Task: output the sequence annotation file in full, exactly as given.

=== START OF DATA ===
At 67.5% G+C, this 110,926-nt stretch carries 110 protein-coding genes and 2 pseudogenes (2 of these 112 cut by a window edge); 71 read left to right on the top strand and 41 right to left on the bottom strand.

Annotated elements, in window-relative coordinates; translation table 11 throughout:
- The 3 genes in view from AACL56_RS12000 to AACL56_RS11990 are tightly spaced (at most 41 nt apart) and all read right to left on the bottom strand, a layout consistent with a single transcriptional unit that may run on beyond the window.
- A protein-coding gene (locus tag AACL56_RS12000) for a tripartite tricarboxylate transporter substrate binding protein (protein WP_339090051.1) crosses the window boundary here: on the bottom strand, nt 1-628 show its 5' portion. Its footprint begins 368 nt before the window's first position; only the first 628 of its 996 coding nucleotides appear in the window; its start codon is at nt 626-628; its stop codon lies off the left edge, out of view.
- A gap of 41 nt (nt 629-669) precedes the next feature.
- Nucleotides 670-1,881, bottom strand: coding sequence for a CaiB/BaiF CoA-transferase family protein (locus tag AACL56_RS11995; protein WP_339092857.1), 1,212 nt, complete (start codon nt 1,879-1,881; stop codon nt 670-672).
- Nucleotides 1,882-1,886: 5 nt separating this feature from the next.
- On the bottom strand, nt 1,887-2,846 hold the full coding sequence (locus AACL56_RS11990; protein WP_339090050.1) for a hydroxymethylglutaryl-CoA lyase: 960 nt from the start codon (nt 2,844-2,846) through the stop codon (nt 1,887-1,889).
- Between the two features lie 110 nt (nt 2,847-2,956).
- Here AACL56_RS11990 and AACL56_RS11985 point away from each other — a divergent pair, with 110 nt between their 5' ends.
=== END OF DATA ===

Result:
At 67.5% G+C, this 110,926-nt stretch carries 110 protein-coding genes and 2 pseudogenes (2 of these 112 cut by a window edge); 71 read left to right on the top strand and 41 right to left on the bottom strand.

Annotated elements, in window-relative coordinates; translation table 11 throughout:
- The 3 genes in view from AACL56_RS12000 to AACL56_RS11990 are tightly spaced (at most 41 nt apart) and all read right to left on the bottom strand, a layout consistent with a single transcriptional unit that may run on beyond the window.
- A protein-coding gene (locus tag AACL56_RS12000) for a tripartite tricarboxylate transporter substrate binding protein (protein WP_339090051.1) crosses the window boundary here: on the bottom strand, nt 1-628 show its 5' portion. Its footprint begins 368 nt before the window's first position; only the first 628 of its 996 coding nucleotides appear in the window; its start codon is at nt 626-628; its stop codon lies off the left edge, out of view.
- A gap of 41 nt (nt 629-669) precedes the next feature.
- Nucleotides 670-1,881, bottom strand: coding sequence for a CaiB/BaiF CoA-transferase family protein (locus tag AACL56_RS11995; protein WP_339092857.1), 1,212 nt, complete (start codon nt 1,879-1,881; stop codon nt 670-672).
- Nucleotides 1,882-1,886: 5 nt separating this feature from the next.
- On the bottom strand, nt 1,887-2,846 hold the full coding sequence (locus AACL56_RS11990; protein WP_339090050.1) for a hydroxymethylglutaryl-CoA lyase: 960 nt from the start codon (nt 2,844-2,846) through the stop codon (nt 1,887-1,889).
- Between the two features lie 110 nt (nt 2,847-2,956).
- Here AACL56_RS11990 and AACL56_RS11985 point away from each other — a divergent pair, with 110 nt between their 5' ends.